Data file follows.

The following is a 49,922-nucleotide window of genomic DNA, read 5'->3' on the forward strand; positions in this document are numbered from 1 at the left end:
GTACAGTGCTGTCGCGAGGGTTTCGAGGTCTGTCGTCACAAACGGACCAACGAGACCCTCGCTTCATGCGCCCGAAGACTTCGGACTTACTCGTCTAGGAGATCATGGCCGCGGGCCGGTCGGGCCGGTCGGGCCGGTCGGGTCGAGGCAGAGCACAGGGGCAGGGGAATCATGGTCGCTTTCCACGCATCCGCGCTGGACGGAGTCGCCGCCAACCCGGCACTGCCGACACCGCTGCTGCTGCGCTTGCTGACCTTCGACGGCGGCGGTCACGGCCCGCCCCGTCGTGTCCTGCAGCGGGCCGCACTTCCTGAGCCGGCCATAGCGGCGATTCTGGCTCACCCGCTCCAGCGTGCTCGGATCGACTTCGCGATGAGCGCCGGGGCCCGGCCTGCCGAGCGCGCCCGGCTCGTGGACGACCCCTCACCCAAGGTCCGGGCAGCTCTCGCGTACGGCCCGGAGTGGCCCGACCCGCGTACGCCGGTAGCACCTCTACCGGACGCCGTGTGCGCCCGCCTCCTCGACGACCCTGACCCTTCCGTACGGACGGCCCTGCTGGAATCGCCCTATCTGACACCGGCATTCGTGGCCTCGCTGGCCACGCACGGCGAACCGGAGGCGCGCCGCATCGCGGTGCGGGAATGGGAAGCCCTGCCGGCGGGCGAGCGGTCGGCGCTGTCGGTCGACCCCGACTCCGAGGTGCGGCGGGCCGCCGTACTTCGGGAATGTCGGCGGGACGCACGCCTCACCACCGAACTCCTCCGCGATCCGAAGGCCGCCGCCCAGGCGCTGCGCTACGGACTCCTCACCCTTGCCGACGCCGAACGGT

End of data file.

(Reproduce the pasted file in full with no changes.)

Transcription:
The following is a 49,922-nucleotide window of genomic DNA, read 5'->3' on the forward strand; positions in this document are numbered from 1 at the left end:
GTACAGTGCTGTCGCGAGGGTTTCGAGGTCTGTCGTCACAAACGGACCAACGAGACCCTCGCTTCATGCGCCCGAAGACTTCGGACTTACTCGTCTAGGAGATCATGGCCGCGGGCCGGTCGGGCCGGTCGGGCCGGTCGGGTCGAGGCAGAGCACAGGGGCAGGGGAATCATGGTCGCTTTCCACGCATCCGCGCTGGACGGAGTCGCCGCCAACCCGGCACTGCCGACACCGCTGCTGCTGCGCTTGCTGACCTTCGACGGCGGCGGTCACGGCCCGCCCCGTCGTGTCCTGCAGCGGGCCGCACTTCCTGAGCCGGCCATAGCGGCGATTCTGGCTCACCCGCTCCAGCGTGCTCGGATCGACTTCGCGATGAGCGCCGGGGCCCGGCCTGCCGAGCGCGCCCGGCTCGTGGACGACCCCTCACCCAAGGTCCGGGCAGCTCTCGCGTACGGCCCGGAGTGGCCCGACCCGCGTACGCCGGTAGCACCTCTACCGGACGCCGTGTGCGCCCGCCTCCTCGACGACCCTGACCCTTCCGTACGGACGGCCCTGCTGGAATCGCCCTATCTGACACCGGCATTCGTGGCCTCGCTGGCCACGCACGGCGAACCGGAGGCGCGCCGCATCGCGGTGCGGGAATGGGAAGCCCTGCCGGCGGGCGAGCGGTCGGCGCTGTCGGTCGACCCCGACTCCGAGGTGCGGCGGGCCGCCGTACTTCGGGAATGTCGGCGGGACGCACGCCTCACCACCGAACTCCTCCGCGATCCGAAGGCCGCCGCCCAGGCGCTGCGCTACGGACTCCTCACCCTTGCCGACGCCGAACGGT